Speaking at Dover Mountain, PGA Tour Commissioner Tim Finchem said: “Our view is that it’s (anchoring) been around for a generation, and the game of golf has done quite well.  

“So unless you have a compelling reason to change it, you shouldn’t, and the USGA has indicated there is no performance advantage to using anchoring.”

Whether this leads to a stand off between the governing bodies and the PGA Tour and the implementation of two sets of rules - one for amateurs and another for the PGA Tour - remains to be seen.

Asked if the PGA Tour might go its own way, leading to a chaotic situation, Finchem said: “Well, maybe.  But first of all, our rules say we’re going to follow the USGA rules, provided that we maintain the right to differ.  

“This is one rule.  We’re not interested in getting in the rulemaking business.  We like the structure for rules.  We’re delighted it’s gotten as transparent as it has, that everybody is invited to give their opinion, whether it’s an equipment matter or not. That’s good.”

As for the golf at Dove Mountain, Poulter admitted he would find it tough to motivate himself for the consolation match even though he was playing for considerable world ranking points and third place money of $615,000 he described as “a little bit of change”.

And so it proved as he lost by one hole to Day, going from two up after six holes to two down after 12 before settling for a cheque for $500,000.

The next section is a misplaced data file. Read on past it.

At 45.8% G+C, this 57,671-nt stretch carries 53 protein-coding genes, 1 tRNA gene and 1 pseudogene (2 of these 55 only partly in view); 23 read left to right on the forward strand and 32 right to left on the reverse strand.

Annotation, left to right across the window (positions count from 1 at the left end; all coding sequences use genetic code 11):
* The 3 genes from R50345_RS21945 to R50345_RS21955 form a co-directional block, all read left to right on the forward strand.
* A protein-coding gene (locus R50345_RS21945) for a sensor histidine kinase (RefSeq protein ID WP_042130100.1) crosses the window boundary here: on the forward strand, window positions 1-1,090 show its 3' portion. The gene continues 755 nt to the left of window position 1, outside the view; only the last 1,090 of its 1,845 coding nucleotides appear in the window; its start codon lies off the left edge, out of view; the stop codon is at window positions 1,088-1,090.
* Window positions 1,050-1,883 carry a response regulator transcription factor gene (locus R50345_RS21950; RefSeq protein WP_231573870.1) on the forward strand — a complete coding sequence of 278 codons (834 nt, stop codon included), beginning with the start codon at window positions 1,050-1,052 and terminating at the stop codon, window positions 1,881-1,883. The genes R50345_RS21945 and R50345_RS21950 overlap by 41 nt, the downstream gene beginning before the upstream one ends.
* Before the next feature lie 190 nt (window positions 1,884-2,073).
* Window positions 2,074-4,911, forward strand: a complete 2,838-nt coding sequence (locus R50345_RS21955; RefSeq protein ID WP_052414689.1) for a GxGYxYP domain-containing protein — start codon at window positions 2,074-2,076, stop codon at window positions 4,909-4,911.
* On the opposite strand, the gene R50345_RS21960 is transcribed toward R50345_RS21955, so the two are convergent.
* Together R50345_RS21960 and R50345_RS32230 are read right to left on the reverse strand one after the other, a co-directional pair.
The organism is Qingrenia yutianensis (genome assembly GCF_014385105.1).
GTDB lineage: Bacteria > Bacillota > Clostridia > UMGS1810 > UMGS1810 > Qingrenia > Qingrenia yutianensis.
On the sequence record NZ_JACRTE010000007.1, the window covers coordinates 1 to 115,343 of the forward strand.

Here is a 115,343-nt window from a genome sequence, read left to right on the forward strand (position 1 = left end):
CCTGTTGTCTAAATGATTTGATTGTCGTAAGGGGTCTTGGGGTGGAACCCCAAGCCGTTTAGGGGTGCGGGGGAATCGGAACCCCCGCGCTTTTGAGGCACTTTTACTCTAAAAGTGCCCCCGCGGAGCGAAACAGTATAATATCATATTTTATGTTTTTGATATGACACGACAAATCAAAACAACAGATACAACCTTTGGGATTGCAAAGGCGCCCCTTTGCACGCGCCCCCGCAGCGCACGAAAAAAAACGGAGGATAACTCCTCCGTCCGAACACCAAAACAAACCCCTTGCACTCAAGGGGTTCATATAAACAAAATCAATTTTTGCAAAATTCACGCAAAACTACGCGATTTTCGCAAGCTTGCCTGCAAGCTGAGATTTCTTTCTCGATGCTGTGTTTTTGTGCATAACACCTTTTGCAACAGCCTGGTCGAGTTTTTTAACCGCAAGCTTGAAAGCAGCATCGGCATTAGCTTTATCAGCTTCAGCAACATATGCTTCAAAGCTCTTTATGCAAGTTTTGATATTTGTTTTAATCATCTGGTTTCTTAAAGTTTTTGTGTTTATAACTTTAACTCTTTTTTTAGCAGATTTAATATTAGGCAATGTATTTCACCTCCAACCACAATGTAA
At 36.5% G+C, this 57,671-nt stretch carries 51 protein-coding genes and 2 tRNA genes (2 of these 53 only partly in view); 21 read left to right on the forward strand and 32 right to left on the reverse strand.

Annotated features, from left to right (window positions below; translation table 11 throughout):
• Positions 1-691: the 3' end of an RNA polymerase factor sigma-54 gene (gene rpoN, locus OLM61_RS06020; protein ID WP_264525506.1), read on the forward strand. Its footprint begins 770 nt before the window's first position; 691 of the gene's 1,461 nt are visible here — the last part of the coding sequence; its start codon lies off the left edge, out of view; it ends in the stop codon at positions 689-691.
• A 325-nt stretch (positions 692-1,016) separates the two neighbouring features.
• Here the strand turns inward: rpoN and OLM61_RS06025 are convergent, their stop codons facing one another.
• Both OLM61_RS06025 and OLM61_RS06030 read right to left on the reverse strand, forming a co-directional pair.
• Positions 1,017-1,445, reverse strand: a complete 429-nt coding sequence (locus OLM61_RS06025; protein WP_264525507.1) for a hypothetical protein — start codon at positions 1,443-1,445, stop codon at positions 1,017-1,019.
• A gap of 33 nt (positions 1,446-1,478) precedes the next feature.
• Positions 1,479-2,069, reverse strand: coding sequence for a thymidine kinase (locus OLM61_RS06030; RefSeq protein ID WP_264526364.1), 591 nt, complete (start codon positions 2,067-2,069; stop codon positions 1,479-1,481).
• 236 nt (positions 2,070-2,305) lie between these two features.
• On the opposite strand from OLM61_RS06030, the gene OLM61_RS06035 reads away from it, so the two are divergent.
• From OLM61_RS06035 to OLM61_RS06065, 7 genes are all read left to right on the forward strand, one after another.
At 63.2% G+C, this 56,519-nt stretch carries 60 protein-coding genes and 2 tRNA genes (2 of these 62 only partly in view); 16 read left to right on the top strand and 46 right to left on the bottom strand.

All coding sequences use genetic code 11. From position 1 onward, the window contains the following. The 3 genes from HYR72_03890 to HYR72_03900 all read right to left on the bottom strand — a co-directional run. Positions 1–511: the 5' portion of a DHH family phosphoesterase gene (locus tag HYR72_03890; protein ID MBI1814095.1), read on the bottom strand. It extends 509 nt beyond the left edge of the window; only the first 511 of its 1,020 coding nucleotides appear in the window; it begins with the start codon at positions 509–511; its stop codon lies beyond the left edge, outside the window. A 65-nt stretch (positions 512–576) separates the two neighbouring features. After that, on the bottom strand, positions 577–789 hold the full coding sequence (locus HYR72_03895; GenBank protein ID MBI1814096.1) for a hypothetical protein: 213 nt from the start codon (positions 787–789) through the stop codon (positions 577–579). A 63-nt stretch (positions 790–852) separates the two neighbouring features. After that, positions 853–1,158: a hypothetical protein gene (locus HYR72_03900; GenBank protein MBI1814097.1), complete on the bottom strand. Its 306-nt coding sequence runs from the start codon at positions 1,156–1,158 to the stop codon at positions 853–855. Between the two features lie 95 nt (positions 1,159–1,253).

Asked if he felt the United States believed they owed him one after his Medinah heroics, Poulter smiled after his morning defeat to Mahan and said: “I’m sure they did. Oh well, we’ve still got the cup.”

Poulter was still upbeat about the season ahead and his decision to pare back his schedule to avoid a repeat of the case of pneumonia that stuck him down a year ago.

Playing just his second event in eight weeks, he said: “Getting pneumonia last year was a bit of a wake-up call, playing loads of tournaments at the back-end of the year and then going out and playing more at the start of the year – it was too much.

“You have got to take the breaks. You don’t realise what it takes out of you when you go gallivanting about around Asia and all over the place, trying to play golf.

“You have to make sure you do the right work in those six weeks off and you don’t neglect any practice. I’d like to do the same at the end of this year. Take some forced breaks.

“People keep questioning: ‘Why aren’t you playing?’ but you’ve got to do it. There are enough good tournaments in the world to play a decent schedule.”

As for his defeat to Mahan, Poulter said: “I’m personally disappointed. I would have liked the outcome to have been slightly different, but Hunter played very solid today.
“He chipped it unbelievably well when he had to, and I think the key point in the match was around 11 and 12.  I had a putt there to win the hole on 11 from about eight feet and I missed it, and then he hit the wrong club on 12, went flying through the back of the green but then chipped in.
“That was a huge turnaround there as I was in position and could have changed that match around at that point. But from then there was no let up. He pars the next couple of holes and I miss a short putt on 14.
“So it was a shame, really, but it has been a good positive week for me and I feel very strong and positive for the season ahead.”


Matt Kuchar bt Jason Day 4-up; Hunter Mahan bt Ian Poulter 4-up

Third / Fourth place match

Jason Day bt Ian Poulter 1-up


Matt Kuchar bt Hunter Mahan 2&1.